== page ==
During this time your body burns a great many calories and the scales will reflect that. However, if you don’t treat your body to the right amount of sleep it won’t be able to perform these tasks to the optimal standard.

The same is true for weightlifting and working out, your body needs to repair the damage caused but if you’re running on low sleep it will struggle.

So set yourself a bedtime and wake time and stick to it.

An Apple A Day
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When you’re feeling hungry ask yourself one questions:

Am I hungry enough to eat an apple?

This question helps to cut through the noise. Our brains like to trick us into thinking we’re hungry when we’re not. This can lead to overindulgence and helps to put on the wait. By asking yourself if you are hungry enough to eat an apple, then you will know if it is genuine hunger or not.

If an apple doesn’t sound like a good example, let’s face it they are delicious, then ask yourself about broccoli instead. Something you wouldn’t find yourself snacking on usually.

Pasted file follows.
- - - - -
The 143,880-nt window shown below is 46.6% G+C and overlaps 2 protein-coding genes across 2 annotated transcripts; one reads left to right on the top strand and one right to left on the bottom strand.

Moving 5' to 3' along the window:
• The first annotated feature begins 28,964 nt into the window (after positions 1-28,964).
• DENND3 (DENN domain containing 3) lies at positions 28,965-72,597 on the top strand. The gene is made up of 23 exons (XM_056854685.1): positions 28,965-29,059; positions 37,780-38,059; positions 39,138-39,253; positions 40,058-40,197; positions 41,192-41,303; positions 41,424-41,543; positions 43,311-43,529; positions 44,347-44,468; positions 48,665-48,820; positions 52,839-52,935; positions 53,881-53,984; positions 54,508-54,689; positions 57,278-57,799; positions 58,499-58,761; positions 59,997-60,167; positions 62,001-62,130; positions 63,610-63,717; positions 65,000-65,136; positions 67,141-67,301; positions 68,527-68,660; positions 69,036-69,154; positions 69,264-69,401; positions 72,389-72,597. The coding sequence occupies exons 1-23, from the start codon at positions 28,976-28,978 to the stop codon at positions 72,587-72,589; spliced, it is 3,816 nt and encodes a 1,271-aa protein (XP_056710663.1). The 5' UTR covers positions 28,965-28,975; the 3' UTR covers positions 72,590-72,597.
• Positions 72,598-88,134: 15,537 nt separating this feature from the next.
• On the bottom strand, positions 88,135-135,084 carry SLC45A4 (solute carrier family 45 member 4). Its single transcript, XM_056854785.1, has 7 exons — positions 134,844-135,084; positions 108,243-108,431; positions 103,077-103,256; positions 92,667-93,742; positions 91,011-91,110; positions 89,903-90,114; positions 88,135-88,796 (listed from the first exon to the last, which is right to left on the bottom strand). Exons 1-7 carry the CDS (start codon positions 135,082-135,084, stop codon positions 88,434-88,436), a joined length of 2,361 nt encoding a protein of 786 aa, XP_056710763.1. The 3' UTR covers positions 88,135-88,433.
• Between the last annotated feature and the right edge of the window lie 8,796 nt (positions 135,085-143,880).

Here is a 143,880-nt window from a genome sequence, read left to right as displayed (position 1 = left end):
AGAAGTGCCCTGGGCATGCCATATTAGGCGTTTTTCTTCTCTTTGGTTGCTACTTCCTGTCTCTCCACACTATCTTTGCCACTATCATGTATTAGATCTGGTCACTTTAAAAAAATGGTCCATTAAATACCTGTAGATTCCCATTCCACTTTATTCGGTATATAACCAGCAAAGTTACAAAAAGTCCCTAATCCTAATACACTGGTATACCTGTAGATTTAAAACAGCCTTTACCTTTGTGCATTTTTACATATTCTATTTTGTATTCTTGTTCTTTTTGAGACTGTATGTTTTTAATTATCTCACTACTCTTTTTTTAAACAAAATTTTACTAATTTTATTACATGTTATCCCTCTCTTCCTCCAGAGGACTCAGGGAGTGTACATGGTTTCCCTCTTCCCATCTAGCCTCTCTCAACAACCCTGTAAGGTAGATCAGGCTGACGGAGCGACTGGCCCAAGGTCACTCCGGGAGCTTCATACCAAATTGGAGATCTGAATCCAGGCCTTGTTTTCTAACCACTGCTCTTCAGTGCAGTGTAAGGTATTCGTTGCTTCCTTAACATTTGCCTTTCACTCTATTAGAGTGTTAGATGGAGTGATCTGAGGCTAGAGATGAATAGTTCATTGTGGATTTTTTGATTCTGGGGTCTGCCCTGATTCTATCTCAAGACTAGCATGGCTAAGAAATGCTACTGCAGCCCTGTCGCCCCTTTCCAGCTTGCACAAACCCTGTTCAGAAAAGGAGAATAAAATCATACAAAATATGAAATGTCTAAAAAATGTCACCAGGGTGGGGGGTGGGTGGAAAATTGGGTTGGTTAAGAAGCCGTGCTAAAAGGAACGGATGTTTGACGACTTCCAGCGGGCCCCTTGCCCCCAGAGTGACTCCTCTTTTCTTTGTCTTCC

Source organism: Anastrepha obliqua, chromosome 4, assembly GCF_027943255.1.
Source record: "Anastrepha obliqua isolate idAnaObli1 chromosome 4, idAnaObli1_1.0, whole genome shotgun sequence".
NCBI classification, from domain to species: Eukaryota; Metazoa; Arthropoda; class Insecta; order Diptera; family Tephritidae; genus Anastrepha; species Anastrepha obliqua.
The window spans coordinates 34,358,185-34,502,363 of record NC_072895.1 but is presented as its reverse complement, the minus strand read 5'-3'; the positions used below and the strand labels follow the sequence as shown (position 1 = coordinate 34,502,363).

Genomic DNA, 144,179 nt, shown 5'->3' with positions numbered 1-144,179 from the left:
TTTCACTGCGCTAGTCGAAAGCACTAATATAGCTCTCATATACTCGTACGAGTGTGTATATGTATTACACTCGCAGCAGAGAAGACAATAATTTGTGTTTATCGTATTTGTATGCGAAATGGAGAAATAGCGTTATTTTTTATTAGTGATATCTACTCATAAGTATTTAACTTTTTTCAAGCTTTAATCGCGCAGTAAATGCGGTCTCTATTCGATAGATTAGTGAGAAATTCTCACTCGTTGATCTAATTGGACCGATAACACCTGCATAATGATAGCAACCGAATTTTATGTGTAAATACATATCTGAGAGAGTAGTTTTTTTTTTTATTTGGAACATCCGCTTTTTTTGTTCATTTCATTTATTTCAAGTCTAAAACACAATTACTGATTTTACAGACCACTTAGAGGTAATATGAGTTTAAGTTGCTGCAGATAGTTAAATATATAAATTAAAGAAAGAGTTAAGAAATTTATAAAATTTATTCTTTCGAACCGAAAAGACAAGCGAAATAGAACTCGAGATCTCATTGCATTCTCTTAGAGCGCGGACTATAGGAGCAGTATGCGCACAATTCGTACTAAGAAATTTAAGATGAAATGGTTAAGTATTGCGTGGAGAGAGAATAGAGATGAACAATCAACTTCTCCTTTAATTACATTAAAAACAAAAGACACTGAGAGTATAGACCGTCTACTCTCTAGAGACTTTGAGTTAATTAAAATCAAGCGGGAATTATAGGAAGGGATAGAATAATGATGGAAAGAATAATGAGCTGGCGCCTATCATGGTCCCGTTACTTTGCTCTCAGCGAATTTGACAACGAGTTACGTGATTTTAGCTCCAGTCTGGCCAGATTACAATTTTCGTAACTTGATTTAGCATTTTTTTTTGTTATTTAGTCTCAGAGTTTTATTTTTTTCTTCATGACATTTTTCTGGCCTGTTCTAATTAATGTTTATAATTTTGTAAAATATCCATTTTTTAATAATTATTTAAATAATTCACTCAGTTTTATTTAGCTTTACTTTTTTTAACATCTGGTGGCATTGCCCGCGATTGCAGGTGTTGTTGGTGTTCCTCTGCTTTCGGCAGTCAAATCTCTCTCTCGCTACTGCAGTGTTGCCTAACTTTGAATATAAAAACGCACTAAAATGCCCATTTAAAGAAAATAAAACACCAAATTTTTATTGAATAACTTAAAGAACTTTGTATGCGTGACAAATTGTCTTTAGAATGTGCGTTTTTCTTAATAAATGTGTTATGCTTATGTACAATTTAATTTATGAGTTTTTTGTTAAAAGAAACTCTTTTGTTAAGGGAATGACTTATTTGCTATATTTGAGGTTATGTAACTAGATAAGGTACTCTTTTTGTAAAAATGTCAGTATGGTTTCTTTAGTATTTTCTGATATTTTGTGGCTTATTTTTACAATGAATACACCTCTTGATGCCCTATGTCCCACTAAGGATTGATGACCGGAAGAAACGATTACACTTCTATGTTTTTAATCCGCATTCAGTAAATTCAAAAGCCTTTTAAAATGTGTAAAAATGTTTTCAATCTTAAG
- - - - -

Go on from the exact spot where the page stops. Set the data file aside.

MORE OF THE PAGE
There are many reasons we want to eat. Eating releases lots of good brain chemicals so if our head wants a rush of the good stuff it will try and get it quick. Pause for a second and ask it, are we hungry enough to eat an apple. If the answers no, then you’re not hungry. Simples.

Another good tip if your brain is telling you it wants food is to try and have a big glass of water. We sometimes confuse hunger with dehydration. So first things first, have a glass and see how you feel.

A little is better than nothing